Community as curriculum — for me, that is a pretty juicy concept. So let’s just end this blog post at the edge of the cliff. What does that mean to you? How might you imagine your learners as community and thus as a way to extend and deepen your curriculum?

11 thoughts on “CoP Series #3: Community – without people?”

  1. Kia ora Nancy!


    I learnt this idea recently from Dave Cormier’s Rhizomatic Education – Community as Curriculum. It’s an almost inevitable development, given the way Web2.0 concepts seem to be veering us. It’s an exciting time. The potential is awesome!

    I’ve just begun a (learning) blog for our elead teachers – we have a lot of them, and we have a lot to learn. I have no specific journey I wish to steer them along, at least, not just yet. But I’m thinking that this concept of CoP will provide some initiatives in directions that may lead to fruitful learning.

    I’ll keep you posted 🙂 .

    Ka kite
    from Middle-earth

  2. So my question to you is, do you think people create their own “communities” or are communities developed by the group that individuals can then join? How do you distinguish a “community” over a “group” or “organization”?

    I currently am looking at cultures, groups, and organizations in a workplace setting and am finding there is much overlap and/or levels between cultures and groups. I could see the same thing with a community of practice. For example, my son is in high school. Last year when he arrived, there were some students that had come from the middle school at the same high school and others (like my son) who were outsiders. Within his “community” there was a mix (so according to the theory, some seasoned and some “newbies”). However, my son played soccer and soon was friends with upper classmen who were on the same track but a year ahead. In other words, here was really one community of practice, divided into two communities for some students but one community for my son. This is where I begin to loose the thread of communities of practice.

    Also, what happens if someone believes they are part of the community, but in fact the community rejects them? We have seen this in academic (or even political) circles where someone speaks on behalf of the “community”, but the majority of the community would not want to be associated with the person.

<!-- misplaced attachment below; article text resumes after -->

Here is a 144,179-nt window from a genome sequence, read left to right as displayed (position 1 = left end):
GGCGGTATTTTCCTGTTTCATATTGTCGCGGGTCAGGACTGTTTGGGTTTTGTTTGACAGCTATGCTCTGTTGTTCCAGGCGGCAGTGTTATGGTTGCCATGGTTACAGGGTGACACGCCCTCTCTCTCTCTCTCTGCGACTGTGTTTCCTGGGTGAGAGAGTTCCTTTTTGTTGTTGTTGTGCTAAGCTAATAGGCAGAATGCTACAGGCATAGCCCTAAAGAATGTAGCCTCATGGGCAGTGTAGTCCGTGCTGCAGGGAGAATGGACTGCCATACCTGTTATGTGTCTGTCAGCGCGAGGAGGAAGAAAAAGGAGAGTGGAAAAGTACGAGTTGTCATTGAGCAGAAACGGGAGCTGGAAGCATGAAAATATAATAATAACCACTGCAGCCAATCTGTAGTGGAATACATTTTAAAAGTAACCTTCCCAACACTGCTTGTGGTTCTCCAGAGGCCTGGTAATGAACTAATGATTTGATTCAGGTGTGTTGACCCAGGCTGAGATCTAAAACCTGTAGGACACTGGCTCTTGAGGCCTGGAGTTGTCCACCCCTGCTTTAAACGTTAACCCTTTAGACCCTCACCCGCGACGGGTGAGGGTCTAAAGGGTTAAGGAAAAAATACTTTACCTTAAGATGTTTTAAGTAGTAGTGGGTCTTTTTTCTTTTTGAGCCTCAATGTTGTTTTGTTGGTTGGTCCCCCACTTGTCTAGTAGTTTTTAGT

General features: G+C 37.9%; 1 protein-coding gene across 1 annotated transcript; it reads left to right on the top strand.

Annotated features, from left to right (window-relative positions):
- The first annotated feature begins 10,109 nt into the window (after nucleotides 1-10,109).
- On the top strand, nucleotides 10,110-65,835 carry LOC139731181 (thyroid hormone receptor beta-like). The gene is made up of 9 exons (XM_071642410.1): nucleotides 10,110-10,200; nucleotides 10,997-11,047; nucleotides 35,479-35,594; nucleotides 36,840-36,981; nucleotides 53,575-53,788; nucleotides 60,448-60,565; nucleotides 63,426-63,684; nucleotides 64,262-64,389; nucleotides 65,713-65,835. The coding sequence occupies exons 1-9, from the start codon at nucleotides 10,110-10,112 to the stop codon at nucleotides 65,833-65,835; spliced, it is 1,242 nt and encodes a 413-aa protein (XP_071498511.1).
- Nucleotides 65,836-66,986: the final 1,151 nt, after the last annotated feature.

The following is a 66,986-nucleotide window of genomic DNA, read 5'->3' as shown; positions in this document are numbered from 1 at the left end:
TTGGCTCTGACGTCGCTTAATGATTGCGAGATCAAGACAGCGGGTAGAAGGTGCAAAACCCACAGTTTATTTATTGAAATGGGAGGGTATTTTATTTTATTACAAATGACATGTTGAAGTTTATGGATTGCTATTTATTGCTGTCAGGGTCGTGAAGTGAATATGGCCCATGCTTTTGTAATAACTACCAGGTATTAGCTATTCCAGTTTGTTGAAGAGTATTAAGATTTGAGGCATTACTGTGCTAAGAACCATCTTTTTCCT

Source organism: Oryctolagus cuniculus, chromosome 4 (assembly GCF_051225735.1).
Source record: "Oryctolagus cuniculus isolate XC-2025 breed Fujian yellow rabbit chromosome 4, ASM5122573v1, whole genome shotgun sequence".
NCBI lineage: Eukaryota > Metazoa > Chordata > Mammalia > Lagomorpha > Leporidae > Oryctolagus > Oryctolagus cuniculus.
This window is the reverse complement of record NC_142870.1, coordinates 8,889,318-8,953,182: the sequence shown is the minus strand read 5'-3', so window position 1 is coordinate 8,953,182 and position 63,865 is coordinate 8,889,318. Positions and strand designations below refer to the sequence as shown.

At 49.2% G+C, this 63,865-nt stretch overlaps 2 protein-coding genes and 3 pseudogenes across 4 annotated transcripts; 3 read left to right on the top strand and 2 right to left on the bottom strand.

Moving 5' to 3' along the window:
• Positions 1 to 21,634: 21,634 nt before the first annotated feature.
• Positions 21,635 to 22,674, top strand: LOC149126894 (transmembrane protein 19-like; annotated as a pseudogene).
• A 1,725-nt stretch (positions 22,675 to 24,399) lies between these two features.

3. Sorry for my slowness in responding. (Crazy life!)

    ingiltere dil okulu , I have not yet done the back end work to see if the underlying software, WordPress, has any multilingual interfaces. However, you might see if Google translate helps. I also installed a little translation widget on the lower left navigation bar – it isn’t terrific, but it is a step in the right direction.

    Ken, Dave’s stuff is fabulous. I’ve had the chance to hang out and chew the fat with Dave. If you ever get the chance, jump at it!

    Virginia – I can only struggle with these questions, particularly the definitional ones. Community/group is one of the problemmatic ones. For me, community has more of a sense of purpose.

    But I do know individuals can catalyze and create community – it just takes 2 to start and that we don’t have to rely on formal organizational development paths.

    The idea of multimembership combined with the idea that one member of a community can perceive it as one large community, while others see it as two distinct communities is something I had not thought about before — but it makes absolute sense. In some sense, our PERCEPTION of community is probably as important as any external description of that community. And our sense of belonging as well. What I find actually, is that often people think they themselves are outsiders, while other members of the community see those same people as “inside.” Why do we place ourselves outside?